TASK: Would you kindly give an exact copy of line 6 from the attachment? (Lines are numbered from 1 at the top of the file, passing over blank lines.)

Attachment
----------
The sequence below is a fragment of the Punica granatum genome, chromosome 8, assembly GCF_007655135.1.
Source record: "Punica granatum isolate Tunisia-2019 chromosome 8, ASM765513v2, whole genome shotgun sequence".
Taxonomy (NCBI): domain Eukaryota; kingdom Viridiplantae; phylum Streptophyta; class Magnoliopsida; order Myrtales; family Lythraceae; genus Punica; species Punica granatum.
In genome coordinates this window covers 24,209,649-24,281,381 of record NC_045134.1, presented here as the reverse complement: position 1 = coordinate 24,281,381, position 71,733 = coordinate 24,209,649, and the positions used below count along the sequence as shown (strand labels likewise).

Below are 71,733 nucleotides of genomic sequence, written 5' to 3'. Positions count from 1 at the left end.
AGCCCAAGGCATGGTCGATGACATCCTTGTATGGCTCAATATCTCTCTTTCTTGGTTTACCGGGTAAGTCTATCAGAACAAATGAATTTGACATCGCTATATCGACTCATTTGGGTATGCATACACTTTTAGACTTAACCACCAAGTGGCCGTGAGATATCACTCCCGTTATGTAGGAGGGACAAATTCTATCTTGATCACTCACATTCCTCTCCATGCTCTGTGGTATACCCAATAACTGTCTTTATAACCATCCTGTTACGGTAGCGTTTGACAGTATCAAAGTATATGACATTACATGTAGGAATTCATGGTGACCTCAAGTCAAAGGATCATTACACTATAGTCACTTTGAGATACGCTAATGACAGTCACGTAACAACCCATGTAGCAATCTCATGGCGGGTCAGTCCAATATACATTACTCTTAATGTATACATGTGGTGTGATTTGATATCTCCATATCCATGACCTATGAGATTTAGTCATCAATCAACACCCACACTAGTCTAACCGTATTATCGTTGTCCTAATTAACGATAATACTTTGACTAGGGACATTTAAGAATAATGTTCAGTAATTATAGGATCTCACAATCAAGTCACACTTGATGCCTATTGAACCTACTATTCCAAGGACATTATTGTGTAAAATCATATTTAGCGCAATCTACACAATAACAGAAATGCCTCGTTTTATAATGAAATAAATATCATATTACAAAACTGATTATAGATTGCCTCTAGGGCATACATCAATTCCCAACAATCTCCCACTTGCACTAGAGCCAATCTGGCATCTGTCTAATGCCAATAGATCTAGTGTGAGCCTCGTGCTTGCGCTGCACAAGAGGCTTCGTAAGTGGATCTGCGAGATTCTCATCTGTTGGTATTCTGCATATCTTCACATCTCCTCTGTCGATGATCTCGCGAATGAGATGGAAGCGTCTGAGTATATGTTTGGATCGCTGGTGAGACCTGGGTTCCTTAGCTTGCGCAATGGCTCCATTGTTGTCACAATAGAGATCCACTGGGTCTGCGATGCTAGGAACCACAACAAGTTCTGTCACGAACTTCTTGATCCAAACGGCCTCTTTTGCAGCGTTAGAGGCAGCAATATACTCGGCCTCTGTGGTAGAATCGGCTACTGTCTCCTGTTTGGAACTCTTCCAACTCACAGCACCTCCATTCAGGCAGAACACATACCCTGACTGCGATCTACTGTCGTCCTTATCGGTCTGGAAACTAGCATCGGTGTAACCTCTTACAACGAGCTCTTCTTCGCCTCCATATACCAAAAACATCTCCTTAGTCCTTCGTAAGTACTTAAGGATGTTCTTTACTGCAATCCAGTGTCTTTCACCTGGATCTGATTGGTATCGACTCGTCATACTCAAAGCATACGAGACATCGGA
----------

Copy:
AGCCCAAGGCATGGTCGATGACATCCTTGTATGGCTCAATATCTCTCTTTCTTGGTTTACCGGGTAAGTCTATCAGAACAAATGAATTTGACATCGCTATATCGACTCATTTGGGTATGCATACACTTTTAGACTTAACCACCAAGTGGCCGTGAGATATCACTCCCGTTATGTAGGAGGGACAAATTCTATCTTGATCACTCACATTCCTCTCCATGCTCTGTGGTATACCCAATAACTGTCTTTATAACCATCCTGTTACGGTAGCGTTTGACAGTATCAAAGTATATGACATTACATGTAGGAATTCATGGTGACCTCAAGTCAAAGGATCATTACACTATAGTCACTTTGAGATACGCTAATGACAGTCACGTAACAACCCATGTAGCAATCTCATGGCGGGTCAGTCCAATATACATTACTCTTAATGTATACATGTGGTGTGATTTGATATCTCCATATCCATGACCTATGAGATTTAGTCATCAATCAACACCCACACTAGTCTAACCGTATTATCGTTGTCCTAATTAACGATAATACTTTGACTAGGGACATTTAAGAATAATGTTCAGTAATTATAGGATCTCACAATCAAGTCACACTTGATGCCTATTGAACCTACTATTCCAAGGACATTATTGTGTAAAATCATATTTAGCGCAATCTACACAATAACAGAAATGCCTCGTTTTATAATGAAATAAATATCATATTACAAAACTGATTATAGATTGCCTCTAGGGCATACATCAATTCCCAACAATCTCCCACTTGCACTAGAGCCAATCTGGCATCTGTCTAATGCCAATAGATCTAGTGTGAGCCTCGTGCTTGCGCTGCACAAGAGGCTTCGTAAGTGGATCTGCGAGATTCTCATCTGTTGGTATTCTGCATATCTTCACATCTCCTCTGTCGATGATCTCGCGAATGAGATGGAAGCGTCTGAGTATATGTTTGGATCGCTGGTGAGACCTGGGTTCCTTAGCTTGCGCAATGGCTCCATTGTTGTCACAATAGAGATCCACTGGGTCTGCGATGCTAGGAACCACAACAAGTTCTGTCACGAACTTCTTGATCCAAACGGCCTCTTTTGCAGCGTTAGAGGCAGCAATATACTCGGCCTCTGTGGTAGAATCGGCTACTGTCTCCTGTTTGGAACTCTTCCAACTCACAGCACCTCCATTCAGGCAGAACACATACCCTGACTGCGATCTACTGTCGTCCTTATCGGTCTGGAAACTAGCATCGGTGTAACCTCTTACAACGAGCTCTTCTTCGCCTCCATATACCAAAAACATCTCCTTAGTCCTTCGTAAGTACTTAAGGATGTTCTTTACTGCAATCCAGTGTCTTTCACCTGGATCTGATTGGTATCGACTCGTCATACTCAAAGCATACGAGACATCGGA